I have a special ballpoint pen. I’ve had it for a long time, probably 10 years or more. It’s got three colors of ink in it and a mechanical pencil. That way I can use blue ink to mark up my books and black ink to write notes and write in my journal. And I only have to carry one pen.
I used to carry this pen in my shirt pocket until the clip got too weak to work well. Now it can slip out of my shirt pocket when I lean over. And these days I don’t wear shirts with pockets as often as I used to. So now I carry this pen in my pants pocket, with my car keys. But somehow, this pen keeps trying to escape. Once I got home from soccer practice and my pen was gone. I had to go over to the ball park in the dark and look for it. There it was in the grass at the edge of the parking lot. Must have escaped when I pulled out my car keys.
Often I have lost this pen in my car. Sometimes it can slip out of my pocket while I’m driving. How sneaky. I come inside and reach for my pen, and it’s gone. In a panic, I go back out to the car. I’m wondering if I left it somewhere or lost it. Where all have I been? Then I find it right there in the driver’s seat.
But there have been times when it’s not in the driver’s seat. Once we were at Applebee’s, and my daughter wanted a pen to use. I reluctantly gave her my pen. (You are so determined to carry that pocketbook, but you never have a pen in it. What’s the use?) Well, she indulged her artistic spirit, even making a fun note for the waitress. But alas, she left my pen on the table. When we get home, I’m hitting the roof, because she’s so irresponsible. I call the restaurant, glad that I left a decent tip, and fortunately they have found it. I make another trip to Greensboro to pick it up.
Once I was on an advertising sales call at a funeral home in Madison. I left the pen on the funeral director’s desk. When I get home, wondering where the pen could be, I immediately call him back. A woman answers. I explain what I need. She puts me on hold and goes to look. I wait. When she returns, she says incredulously, “I found an old, black pen with the paint mostly worn off.” Her voice seems to say, “I thought you were looking for a fine writing instrument. All I could find was this.”
Many times I have decided that my pen, this time, is forever lost. I was doing an interview at a cheering gym in Kernersville last winter. I felt the pen in my pocket as I walked in the building with my daughter. I instinctively check for it, lest it escape. After the interview, I walked to the car and unlocked it. I checked again for the pen, but it was gone! I felt an adrenaline rush. It could really be gone, this time. Only moments ago, I knew where it was. I go back into the gym where it’s about 80 degrees. I ask all the people I interviewed. No, they haven’t seen a pen. What’s the big deal? I’m really feeling low, walking back to the car again. It is truly gone this time. I’m walking along, consoling myself, when my daughter says, “Daddy! Here it is!” Yes! It had jumped out in the middle of the gravel parking lot.. Maybe it is wondering if I really care about it.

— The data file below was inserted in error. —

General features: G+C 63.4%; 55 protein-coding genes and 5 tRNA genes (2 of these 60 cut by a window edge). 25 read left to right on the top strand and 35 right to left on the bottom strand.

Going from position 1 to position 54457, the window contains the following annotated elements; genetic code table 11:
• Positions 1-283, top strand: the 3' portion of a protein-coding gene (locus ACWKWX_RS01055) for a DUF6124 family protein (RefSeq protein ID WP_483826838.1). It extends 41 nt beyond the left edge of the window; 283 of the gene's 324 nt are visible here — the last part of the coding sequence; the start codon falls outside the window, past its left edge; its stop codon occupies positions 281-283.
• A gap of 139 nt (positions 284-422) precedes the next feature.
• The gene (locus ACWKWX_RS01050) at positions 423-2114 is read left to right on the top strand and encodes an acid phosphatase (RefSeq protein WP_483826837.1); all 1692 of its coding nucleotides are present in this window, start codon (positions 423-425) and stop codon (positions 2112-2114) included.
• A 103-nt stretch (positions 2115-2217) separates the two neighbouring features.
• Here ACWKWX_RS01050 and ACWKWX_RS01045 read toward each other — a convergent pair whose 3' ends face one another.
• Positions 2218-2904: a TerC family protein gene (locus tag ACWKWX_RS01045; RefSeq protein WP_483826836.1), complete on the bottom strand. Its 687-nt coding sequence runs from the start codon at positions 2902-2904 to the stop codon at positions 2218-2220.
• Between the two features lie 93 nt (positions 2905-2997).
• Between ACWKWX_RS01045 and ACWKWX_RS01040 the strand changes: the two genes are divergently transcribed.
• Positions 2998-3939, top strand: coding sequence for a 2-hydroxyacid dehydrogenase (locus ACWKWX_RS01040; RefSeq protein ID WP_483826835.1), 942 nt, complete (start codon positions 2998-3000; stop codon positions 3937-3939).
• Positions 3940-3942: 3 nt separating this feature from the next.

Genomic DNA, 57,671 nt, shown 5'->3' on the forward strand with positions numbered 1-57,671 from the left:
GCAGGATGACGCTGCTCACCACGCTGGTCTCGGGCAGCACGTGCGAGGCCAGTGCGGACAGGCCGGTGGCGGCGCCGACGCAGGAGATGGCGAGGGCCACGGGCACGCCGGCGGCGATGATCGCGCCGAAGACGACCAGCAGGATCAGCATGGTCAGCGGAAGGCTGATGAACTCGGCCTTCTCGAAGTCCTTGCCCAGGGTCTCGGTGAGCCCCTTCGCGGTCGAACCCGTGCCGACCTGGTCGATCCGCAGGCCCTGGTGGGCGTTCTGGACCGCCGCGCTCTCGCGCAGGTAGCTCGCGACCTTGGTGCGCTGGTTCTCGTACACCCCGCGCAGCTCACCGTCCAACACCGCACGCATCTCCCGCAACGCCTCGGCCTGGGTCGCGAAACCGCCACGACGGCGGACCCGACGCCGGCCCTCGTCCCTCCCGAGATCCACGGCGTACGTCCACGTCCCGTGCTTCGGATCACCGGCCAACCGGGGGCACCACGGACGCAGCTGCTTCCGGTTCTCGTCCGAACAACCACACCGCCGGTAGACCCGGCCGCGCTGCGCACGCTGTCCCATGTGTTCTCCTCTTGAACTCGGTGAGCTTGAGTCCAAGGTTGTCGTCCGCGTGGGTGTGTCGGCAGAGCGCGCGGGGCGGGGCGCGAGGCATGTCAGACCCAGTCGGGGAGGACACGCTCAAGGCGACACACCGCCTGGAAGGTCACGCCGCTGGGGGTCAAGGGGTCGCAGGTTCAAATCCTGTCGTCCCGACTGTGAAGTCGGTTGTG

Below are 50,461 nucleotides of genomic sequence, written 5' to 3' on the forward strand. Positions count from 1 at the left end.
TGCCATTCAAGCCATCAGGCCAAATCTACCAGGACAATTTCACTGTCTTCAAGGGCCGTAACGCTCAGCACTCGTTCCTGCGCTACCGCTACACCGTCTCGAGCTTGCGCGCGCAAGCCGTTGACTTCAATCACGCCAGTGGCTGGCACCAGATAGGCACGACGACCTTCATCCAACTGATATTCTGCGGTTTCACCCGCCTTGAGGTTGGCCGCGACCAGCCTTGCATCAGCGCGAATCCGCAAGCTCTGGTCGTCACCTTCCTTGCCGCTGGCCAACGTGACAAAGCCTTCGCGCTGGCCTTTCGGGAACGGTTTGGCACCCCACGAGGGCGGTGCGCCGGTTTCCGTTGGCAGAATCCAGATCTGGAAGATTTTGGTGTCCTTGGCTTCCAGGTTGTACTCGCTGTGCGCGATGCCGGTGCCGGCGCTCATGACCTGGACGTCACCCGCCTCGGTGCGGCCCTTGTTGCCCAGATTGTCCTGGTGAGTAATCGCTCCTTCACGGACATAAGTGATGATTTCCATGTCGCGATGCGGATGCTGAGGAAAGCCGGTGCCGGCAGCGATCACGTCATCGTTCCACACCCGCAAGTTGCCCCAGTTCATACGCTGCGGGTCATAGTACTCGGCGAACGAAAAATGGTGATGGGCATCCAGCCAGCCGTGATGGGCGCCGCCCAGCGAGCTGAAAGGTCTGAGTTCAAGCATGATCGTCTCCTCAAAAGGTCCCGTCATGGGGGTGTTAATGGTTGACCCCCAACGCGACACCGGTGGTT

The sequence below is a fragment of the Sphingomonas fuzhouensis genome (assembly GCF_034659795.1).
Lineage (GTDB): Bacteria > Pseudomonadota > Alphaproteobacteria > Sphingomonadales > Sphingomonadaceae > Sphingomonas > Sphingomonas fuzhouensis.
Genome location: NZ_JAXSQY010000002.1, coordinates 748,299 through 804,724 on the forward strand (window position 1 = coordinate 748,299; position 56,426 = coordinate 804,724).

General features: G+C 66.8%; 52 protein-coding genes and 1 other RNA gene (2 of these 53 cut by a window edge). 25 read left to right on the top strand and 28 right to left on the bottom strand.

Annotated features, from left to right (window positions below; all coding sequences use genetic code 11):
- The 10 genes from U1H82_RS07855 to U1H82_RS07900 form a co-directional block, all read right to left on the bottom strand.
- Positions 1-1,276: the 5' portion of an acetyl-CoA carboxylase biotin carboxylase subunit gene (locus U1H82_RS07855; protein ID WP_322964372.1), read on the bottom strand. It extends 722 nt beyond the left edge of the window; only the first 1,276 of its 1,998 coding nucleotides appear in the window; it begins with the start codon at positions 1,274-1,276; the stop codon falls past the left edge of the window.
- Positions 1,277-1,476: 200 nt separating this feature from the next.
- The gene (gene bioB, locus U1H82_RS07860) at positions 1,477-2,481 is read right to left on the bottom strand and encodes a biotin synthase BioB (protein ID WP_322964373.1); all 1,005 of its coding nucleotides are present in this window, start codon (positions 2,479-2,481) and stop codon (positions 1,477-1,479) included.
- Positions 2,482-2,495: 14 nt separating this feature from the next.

Just last weekend my mother and I stopped by to visit a cousin. I sat in a cushy, leather recliner in his den. We talked about family and old times. When I got home, my pen was nowhere to be found. Not in the car seat, not in the driveway. So, yet again, I called for my pen. I left a message on my cousin’s answering machine. A few hours later, my cousin’s wife calls. Yes! She had found it. She had to look very carefully. It was caught in the chair cushion. She may never have found it if she hadn’t known to look for it. Then she says, “I love finding things.” To her it was a treasure hunt, a special mission.
My pen may act like it wants to escape. But somehow it always seems to make it back home. Maybe it really wants to be home with me. Maybe it just needs to be wanted. Of course, maybe it’s just a hunk of metal with no feelings. I know that it is. But it still has value to me.
I think there’s at least one lesson about God’s love in there.